For all of you out there with a sweet tooth, we have prepared a list of the most famous Slovenian desserts. Some could argue that not all of them are exactly traditionally Slovenian but these are definitely the top 5 that a visitor in Slovenia would encounter.

Potica. Source: Shutterstock

Potica. Source: Shutterstock

We have already written quite a bit about potica, the traditional festive cake of Slovenia (you can read about it here). But during a visit to our beautiful country every visitor should also try at least one of these delicious treats. Satisfaction (and probably a round of seconds) guaranteed.


is the only Slovenian dessert that is listed under EU’s scheme of Traditional Speciality Guaranteed, which means that it can only be made by certified producers. Originating from the Prekmurje region and awkwardly translated as Moving cake, it is a layered pastry with a number of fillings that include poppy seeds, cottage cheese, walnuts, apples, and cream.

Prekmurska gibanica. Source: Shutterstock

Prekmurska gibanica. Source: Shutterstock

In Slovenia we even have a society for the promotion and protection of Prekmurska gibanica and they have an exciting page where you can learn about its history and even how to make one. For those less skilled in the baking department, you can try the Prekmurska gibanica in most traditional restaurants, just make sure they are certified makers before diving into the many layers of this finger-licking goodness.


or more commonly called kremšnita is probably a dessert that most tourists get to try in Bled. Since the 1950s, when Ištvan Lukačević started making them at a hotel in Bled, it has become a pan-Slovenian tradition to have one every time when visiting Bled. It has spread out to such an extent that each Slovene has their own cafe or restaurant preference, so if you ask any Slovene where to have one, we will surely have a recommendation. 

Kremna rezina. Source: Shutterstock

Kremna rezina. Source: Shutterstock

It is essentially a vanilla pie made out of vanilla custard, whipped cream and two very thin layers of puff pastry. Although it can be quite a challenge to eat one due to its structure and size, you will be rewarded by a light vanilla creamy taste that melts in your mouth, making it a perfect dessert to enjoy while sitting next to a lake as beautiful as lake Bled.


You might know it as apple strudel, traditionally originating from the Austro-Hungarian empire (which, in case you didn’t know, Slovenia was a part of). It became one of our more popular desserts with many varieties (not only with apples, but with most other fruits as well). You can find it in every bakery but you will definitely come across the best ones in small mountain cabins, where you can have them as a reward after an arduous hike. They will be served to you by the diligent hands of the friendly inn-keepers who made them. 

Jabolčni zavitek. Source: Shutterstock

Jabolčni zavitek. Source: Shutterstock


is another dessert that is commonly mis-translated. Although most people will call it a doughnut, it is actually more closely related to what the Germans know as krapfen or simply krof in Slovenian. It is a fluffy round fried dough bun filled with delicious apricot jam. They are traditionally made around carnival time and most Slovenians will have at least one during this week-long period right before the start of Lent.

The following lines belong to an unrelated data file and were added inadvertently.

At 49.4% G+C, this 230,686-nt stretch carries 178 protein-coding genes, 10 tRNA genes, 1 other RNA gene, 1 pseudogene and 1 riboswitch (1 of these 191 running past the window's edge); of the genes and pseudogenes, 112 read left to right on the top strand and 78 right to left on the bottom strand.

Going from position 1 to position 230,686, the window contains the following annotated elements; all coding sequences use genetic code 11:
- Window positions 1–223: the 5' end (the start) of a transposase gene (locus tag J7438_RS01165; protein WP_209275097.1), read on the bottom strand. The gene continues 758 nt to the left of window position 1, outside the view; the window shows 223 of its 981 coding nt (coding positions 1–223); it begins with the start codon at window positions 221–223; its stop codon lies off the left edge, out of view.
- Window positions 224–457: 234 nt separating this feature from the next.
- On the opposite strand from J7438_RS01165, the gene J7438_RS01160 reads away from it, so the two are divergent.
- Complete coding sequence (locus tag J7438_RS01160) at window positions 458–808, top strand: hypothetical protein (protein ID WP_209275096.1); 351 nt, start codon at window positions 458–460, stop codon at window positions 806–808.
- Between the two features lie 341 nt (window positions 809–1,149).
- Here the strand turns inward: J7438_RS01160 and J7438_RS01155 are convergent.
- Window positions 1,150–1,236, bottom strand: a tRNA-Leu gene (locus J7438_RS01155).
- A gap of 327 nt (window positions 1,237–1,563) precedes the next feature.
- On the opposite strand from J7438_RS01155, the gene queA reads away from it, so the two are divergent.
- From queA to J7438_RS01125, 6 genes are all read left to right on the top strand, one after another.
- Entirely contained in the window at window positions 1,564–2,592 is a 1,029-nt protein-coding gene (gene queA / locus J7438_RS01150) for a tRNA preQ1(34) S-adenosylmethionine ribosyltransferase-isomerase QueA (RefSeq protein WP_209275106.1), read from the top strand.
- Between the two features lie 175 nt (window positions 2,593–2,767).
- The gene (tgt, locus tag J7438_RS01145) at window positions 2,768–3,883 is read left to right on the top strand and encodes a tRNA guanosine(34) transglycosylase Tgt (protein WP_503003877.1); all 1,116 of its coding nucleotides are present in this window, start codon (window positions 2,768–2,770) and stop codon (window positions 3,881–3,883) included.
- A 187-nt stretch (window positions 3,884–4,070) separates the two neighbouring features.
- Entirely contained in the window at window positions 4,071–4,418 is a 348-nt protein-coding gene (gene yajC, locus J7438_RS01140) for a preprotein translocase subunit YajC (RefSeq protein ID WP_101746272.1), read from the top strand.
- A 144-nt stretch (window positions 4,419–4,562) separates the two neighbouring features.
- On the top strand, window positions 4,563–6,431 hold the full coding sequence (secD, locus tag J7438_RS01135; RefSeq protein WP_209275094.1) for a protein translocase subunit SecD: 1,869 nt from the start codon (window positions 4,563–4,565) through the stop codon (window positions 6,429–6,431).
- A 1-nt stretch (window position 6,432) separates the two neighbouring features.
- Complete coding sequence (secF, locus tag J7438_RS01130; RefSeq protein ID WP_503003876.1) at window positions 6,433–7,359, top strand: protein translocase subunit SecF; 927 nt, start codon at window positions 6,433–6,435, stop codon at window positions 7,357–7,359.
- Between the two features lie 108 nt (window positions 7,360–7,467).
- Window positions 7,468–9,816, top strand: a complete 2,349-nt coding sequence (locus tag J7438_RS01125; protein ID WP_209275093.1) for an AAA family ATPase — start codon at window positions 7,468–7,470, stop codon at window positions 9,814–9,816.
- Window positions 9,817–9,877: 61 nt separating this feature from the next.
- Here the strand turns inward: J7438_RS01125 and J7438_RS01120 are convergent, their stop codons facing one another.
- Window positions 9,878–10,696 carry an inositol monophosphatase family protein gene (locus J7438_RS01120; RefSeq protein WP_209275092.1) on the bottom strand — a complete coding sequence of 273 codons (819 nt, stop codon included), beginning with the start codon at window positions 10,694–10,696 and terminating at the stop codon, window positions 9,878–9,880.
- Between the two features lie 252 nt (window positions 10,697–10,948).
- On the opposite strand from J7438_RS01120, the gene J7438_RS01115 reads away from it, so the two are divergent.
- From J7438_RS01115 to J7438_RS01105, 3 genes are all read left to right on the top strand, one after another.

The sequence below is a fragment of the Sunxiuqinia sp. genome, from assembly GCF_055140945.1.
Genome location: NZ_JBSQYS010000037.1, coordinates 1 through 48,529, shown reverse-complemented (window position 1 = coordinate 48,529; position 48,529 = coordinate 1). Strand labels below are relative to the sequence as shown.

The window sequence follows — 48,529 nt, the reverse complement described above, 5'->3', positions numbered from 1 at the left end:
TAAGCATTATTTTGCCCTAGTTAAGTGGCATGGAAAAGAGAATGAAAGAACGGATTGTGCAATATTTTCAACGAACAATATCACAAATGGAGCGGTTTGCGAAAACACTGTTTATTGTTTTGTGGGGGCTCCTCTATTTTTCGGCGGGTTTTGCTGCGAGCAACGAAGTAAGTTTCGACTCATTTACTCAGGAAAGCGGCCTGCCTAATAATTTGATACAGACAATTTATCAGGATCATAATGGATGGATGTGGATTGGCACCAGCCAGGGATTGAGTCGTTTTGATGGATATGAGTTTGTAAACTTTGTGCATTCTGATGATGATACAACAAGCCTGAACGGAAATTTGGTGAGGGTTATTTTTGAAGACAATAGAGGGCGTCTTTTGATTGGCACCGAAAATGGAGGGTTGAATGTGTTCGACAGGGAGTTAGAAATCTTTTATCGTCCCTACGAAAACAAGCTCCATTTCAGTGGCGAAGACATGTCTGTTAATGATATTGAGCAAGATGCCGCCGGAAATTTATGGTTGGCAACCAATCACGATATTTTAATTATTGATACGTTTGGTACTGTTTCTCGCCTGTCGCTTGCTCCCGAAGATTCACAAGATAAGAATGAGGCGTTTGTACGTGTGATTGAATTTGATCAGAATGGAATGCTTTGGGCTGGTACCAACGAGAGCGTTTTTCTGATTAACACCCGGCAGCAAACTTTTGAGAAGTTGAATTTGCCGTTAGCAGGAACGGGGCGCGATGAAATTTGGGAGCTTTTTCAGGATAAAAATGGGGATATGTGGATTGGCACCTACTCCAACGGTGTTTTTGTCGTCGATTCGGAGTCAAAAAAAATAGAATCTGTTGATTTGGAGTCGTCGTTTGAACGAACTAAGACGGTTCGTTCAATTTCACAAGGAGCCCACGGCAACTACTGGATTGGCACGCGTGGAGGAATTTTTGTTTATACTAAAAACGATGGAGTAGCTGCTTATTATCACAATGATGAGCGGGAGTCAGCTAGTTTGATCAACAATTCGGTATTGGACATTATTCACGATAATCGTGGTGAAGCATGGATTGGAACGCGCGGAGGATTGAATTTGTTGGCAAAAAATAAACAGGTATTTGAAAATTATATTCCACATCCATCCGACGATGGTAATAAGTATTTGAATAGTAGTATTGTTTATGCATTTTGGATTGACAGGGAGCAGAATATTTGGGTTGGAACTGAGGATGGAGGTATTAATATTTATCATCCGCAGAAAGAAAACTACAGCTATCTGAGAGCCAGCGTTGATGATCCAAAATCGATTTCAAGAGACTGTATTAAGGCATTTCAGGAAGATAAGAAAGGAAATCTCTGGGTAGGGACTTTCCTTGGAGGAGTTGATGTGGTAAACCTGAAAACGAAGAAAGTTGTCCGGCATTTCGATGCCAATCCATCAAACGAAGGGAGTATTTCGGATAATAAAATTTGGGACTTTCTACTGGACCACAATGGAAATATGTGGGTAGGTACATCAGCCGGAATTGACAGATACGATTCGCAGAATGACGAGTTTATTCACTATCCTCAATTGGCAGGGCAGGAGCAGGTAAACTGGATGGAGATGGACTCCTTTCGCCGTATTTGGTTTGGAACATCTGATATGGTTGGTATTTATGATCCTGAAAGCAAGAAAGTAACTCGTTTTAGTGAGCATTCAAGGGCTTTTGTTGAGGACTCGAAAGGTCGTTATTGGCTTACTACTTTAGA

Krofi. Source: Shutterstock

Krofi. Source: Shutterstock

Many Slovenians will tell you that the best ones you can get are the trojanski krofi, their beginnings going back to the 1960s, when they started making them at a roadside inn in Trojane. These became a necessary stop for many travelling on the main road between Ljubljana and Styria and remain so until today. They’re twice the size of a regular krof, but twice as tasty, too.


or walnut dumplings. I hate repeating myself, but this might not be the best translation either. Štruklji are made of a dough similar to filo pastry and rolled with different fillings. As a dessert they are traditionally filled with ground walnuts but their savoury cottage cheese filled counterpart can be eaten as a side dish to a delicious <insert your favourite meat>. After the preparation they are wrapped in cloth and cooked in boiling water.

The result is a delicious juicy and not overly sweet dish. It can be topped with fried bread crumbs, and while drizzling them with honey is optional, it is highly recommended.

  1. I am of Slovenian descent. My grandparents emigrated to the USA in the late 19th century. I wish I had come across your site before I traveled there last spring. I was able to sample potica which I remember from my youth. There is a shop on the island in Lake Bled where I was able to buy several types of this cake. My grandmother was renowned for her apple strudel and have her glass rolling pin which was passed down to me.

  2. How do I get these recipes? My husband is Slovenian and I am Croation, and we enjoy keeping traditional cooking alive.

    • Dear Susie,

      You can get one of many potica recipes here, in one of our posts dedicated to potica only. You can find some here, but for kremšnita from Bled or krofi from Trojane, it is best to visit Slovenia and try them here! 🙂

      Enjoy and dober tek!

      • Thank You. We plan to take a trip to visit both countries. I was excited to see the JABOLČNI ZAVITEK, as it looks like what my grandma made, and want to try it. I would love the recipe, can you help me with that one, as I didn’t see it on your link.

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